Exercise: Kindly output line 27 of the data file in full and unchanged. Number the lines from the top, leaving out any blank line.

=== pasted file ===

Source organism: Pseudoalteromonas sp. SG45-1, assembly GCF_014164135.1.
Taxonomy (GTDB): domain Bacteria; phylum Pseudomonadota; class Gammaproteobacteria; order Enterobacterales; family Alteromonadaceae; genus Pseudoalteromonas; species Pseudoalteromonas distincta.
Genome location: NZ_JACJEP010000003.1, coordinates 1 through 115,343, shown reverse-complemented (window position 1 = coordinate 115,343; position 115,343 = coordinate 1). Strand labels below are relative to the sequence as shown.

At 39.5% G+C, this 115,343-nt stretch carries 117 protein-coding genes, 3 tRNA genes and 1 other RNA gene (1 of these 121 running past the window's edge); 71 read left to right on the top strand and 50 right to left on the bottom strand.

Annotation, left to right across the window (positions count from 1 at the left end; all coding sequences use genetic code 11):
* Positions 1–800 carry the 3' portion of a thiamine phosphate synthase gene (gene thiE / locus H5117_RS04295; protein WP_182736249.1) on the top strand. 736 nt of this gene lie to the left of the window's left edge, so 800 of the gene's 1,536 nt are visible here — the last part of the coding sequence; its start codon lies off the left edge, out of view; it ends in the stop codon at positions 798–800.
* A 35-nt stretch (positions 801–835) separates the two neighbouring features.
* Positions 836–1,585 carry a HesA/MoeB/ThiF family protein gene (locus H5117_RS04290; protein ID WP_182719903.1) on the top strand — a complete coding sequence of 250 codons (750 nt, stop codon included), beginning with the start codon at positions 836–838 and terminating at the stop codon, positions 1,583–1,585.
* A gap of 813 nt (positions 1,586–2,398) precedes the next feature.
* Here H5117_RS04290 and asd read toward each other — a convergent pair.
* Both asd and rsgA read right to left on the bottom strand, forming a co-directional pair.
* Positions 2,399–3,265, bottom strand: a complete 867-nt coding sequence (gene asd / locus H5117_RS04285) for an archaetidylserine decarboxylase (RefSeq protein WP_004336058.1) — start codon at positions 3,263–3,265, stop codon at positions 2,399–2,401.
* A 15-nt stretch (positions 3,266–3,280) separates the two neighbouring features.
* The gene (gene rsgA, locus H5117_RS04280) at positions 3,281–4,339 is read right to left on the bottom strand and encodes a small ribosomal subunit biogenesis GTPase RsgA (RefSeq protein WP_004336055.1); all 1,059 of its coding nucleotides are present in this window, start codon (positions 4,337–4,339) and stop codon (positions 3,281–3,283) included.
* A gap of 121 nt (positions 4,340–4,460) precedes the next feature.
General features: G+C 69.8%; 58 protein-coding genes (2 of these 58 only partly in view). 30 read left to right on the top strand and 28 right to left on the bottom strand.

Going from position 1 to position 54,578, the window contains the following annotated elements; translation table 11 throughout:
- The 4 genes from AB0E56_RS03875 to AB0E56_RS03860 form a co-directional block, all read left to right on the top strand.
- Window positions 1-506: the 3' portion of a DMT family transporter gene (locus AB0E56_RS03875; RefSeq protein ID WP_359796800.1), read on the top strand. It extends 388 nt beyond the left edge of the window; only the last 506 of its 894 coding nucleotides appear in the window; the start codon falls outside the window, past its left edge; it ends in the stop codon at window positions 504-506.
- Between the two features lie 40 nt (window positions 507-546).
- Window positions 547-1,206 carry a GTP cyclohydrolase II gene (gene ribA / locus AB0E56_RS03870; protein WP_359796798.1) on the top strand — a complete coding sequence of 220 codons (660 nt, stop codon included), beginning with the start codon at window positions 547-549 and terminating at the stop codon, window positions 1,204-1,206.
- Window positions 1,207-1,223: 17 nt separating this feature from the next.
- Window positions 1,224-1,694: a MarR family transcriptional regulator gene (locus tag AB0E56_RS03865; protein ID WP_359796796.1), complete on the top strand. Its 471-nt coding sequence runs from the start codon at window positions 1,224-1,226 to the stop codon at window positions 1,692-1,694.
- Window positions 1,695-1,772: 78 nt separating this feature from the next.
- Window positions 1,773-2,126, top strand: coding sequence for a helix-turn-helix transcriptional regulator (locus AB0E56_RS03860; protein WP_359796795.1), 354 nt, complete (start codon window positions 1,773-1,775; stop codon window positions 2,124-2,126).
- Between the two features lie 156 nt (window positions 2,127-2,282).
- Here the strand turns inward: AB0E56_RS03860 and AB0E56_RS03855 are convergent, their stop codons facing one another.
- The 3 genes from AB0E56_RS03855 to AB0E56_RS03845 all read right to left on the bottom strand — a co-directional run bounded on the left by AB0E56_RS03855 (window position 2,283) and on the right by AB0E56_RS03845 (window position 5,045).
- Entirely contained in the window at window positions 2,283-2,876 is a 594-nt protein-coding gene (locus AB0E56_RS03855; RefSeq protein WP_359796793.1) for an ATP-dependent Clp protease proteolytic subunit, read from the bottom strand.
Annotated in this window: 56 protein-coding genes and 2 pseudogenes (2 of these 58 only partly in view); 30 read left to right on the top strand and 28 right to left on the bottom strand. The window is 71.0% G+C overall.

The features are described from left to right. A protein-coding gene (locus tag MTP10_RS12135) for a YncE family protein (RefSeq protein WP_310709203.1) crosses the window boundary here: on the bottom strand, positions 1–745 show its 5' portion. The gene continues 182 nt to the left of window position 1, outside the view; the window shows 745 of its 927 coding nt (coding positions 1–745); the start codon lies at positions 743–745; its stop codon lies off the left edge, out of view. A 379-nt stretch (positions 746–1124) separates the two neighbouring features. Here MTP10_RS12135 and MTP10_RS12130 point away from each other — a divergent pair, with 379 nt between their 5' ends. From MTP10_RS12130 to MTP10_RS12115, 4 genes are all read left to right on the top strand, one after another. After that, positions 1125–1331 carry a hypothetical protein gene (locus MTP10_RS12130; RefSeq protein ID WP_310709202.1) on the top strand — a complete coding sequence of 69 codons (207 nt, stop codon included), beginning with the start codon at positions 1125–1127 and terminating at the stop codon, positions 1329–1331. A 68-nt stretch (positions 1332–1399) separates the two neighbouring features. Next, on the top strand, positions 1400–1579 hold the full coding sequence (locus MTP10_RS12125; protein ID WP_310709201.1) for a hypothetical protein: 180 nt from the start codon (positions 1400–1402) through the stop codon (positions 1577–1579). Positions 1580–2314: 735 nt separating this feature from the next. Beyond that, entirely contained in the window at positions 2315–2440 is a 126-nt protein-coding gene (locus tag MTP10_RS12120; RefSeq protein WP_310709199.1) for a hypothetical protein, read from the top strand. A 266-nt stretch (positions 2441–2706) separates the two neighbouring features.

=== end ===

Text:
- Here the strand turns inward: AB0E56_RS03860 and AB0E56_RS03855 are convergent, their stop codons facing one another.